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December 28, 2011 at 6:02 pm #48151
Is there any cheap alternatives for final rinse solution?December 29, 2011 at 8:51 am #50928
Happy Holidays Chaplin37!
I’m assuming you’re referring to watches. Yes many people use Coleman Lantern Fuel as an alternative. Just remember that it’s extremely flammable so it can be dangerous to use so please take whatever precautions necessary to insure safety if you go this route. I’ve used it many times and find it suitable as a rinse but it does seem to leave a small residue which can affect the ability of watch oils to stay in place on jewels. Pegging the jewels with peg wood will remove the residue and seems to take care of the problem.
BobDecember 29, 2011 at 12:52 pm #50929
Thanks Bob, is the coleman latern fuel the same as naphtha?December 29, 2011 at 12:57 pm #50930
Yes I believe it’s the same thing. Also Ronson Lighter Fluid…just a larger container and cheaper.
BobDecember 29, 2011 at 4:51 pm #50931
Thanks bob, one more quick question. I have a waltham traveler pocket watch 16s date looks like it either 1914 or 1915 thats about all I know about it cant find a grade on it anywhere. I have the illustrated manual of american movements and they dont have this pocket watch listed or anything close to it. Im trying to find a hairspring and I found one on casker for a 16s and it is identical to the mainspring in my watch but it says it is for 21 jewels. My question is will this work for mine when my pocket watch is only 7 jewels.December 31, 2011 at 9:17 am #50932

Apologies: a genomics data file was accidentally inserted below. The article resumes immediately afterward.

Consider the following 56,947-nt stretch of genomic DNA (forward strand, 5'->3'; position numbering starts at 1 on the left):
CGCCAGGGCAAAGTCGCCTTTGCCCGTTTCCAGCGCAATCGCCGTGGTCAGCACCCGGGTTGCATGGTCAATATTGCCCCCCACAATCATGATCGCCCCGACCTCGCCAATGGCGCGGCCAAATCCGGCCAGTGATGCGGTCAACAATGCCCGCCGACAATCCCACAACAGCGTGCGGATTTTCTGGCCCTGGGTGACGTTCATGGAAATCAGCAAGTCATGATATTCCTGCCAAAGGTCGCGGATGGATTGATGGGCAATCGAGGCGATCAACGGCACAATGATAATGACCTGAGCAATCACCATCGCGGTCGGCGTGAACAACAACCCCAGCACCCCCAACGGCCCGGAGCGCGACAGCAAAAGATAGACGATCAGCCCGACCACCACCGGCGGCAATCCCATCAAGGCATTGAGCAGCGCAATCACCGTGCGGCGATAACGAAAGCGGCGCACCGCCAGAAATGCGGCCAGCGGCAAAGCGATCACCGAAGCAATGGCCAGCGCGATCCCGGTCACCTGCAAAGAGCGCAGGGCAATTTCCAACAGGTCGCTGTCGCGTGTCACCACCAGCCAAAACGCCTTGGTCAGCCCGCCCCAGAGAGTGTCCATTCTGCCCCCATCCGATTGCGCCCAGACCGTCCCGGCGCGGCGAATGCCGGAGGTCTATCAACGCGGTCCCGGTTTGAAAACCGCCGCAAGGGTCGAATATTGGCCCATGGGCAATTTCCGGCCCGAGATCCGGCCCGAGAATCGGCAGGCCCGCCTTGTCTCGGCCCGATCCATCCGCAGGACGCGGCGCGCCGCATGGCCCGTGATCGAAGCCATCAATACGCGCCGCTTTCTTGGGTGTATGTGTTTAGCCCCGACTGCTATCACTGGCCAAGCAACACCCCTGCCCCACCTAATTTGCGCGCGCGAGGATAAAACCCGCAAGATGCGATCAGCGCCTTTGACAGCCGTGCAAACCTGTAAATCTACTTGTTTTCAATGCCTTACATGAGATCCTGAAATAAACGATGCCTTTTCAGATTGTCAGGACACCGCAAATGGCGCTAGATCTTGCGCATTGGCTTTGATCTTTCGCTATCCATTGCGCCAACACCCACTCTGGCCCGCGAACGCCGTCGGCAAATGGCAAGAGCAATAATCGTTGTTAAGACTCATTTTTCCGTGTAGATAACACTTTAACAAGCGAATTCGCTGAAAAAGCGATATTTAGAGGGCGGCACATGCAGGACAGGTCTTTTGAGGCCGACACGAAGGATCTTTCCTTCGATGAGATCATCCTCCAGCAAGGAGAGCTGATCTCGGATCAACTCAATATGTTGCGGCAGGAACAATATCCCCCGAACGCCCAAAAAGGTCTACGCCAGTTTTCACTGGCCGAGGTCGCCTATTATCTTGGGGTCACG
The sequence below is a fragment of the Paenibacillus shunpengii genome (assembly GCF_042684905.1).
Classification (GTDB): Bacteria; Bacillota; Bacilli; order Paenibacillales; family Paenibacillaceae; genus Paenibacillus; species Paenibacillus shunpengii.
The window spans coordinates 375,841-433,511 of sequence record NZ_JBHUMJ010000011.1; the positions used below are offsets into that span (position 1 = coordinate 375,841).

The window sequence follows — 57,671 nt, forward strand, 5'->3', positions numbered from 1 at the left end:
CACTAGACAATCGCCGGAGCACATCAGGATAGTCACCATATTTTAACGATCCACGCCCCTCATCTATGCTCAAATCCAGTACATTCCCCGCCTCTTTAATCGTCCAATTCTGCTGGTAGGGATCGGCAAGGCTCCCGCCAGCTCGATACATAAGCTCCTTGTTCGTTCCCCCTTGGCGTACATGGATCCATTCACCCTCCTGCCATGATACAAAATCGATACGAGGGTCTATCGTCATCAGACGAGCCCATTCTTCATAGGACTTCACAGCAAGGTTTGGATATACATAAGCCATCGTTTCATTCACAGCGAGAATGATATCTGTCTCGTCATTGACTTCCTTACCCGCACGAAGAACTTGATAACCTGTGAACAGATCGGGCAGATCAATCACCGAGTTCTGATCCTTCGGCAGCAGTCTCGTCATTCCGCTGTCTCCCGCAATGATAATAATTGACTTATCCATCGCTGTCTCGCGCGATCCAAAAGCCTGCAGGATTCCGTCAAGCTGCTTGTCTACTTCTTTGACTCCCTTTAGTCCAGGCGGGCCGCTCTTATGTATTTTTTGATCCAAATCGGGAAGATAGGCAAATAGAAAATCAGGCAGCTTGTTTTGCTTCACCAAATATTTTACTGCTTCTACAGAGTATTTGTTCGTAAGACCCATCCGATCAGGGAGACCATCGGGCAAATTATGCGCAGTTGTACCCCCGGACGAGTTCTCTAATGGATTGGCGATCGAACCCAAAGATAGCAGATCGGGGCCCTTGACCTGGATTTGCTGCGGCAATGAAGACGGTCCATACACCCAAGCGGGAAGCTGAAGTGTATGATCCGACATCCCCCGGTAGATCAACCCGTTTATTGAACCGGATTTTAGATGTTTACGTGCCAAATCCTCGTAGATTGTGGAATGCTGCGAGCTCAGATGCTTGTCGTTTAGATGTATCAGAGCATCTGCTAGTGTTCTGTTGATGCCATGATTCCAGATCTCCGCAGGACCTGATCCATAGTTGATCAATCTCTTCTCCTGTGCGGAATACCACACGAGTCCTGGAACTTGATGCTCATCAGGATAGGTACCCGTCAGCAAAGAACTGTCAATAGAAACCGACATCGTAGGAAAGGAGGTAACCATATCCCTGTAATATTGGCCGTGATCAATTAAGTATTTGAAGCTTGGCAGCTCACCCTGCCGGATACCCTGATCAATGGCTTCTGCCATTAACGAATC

You would need a stronger mainspring than what is used in the 21J movement. It’s a good idea to identify the movement before buying a mainsping unless you can match your old spring dimensions to the one you’re considering buying. The Traveler used 1888, 1899, 1908 and the Equity 16 1/2 size movements. If your serial number is 11,000,000 or higher then it’s probably not an 1888. It doesn’t resemble the movements on page 131 in your American Watch Movements book? If not could you put a pic of it up here?
The mainspring used for the 1899, 1908 and Equity is number 2227 and it’s dimensions are 2.8-2.85 wide, 0.15-0.19 mm thick, 21 3/4-25 3/4 inches long. Note that the thickness ranges from 0.15 to 0.19. You would want to get one that’s at the stronger range. 0.18 or 0.19 since your Traveler has 7 jewels.
If possible please post a pic of your movement if it’s different than the illustrations in the book.
Please let us know what you come up with.
Happy New Year Chaplin37!
BobJanuary 4, 2012 at 7:03 am #50933
Hi bob, it doesn’t ressemble the watch on page 131. The serial number is 19913757 and here is the picture of the movement. Thanks Bob.
January 4, 2012 at 10:58 am #50934
- This reply was modified 1 year ago by Tamas Richard.
Thanks for posting the pic Chaplin37,
You’re right about that plate arrangement not being in the Swigarts American Watch Movements book. I think that’s a 3/4 plate Equity model 1908. Your serial number places it within the date range when this movement was used. I believe it still uses the same mainspring in the stronger dimension range as mentioned in the above post. If you have or have access to the “American Pocket Watches Identification and Price Guide” by Roy Ehrhardt you can see this movement in drawing EA 45.
Hope this helps Chaplin37,
BobJanuary 4, 2012 at 2:29 pm #50935
Thanks bob for the information. One more question, any help on a hairspring and jewels for the cock and foot? Im trying to find those too, any help would be great, thanksJanuary 12, 2012 at 10:54 am #50936
Sorry. I didn’t see your question earlier.
That’s a tough one. Finding a hairspring for your movement could be difficult. You might be able to find someone to vibrate a new hairspring for you but that would be pricey. You may try http://www.dashto.com to see if Tom has an old movement that you can buy with a good balance/hairspring that you can swap out.
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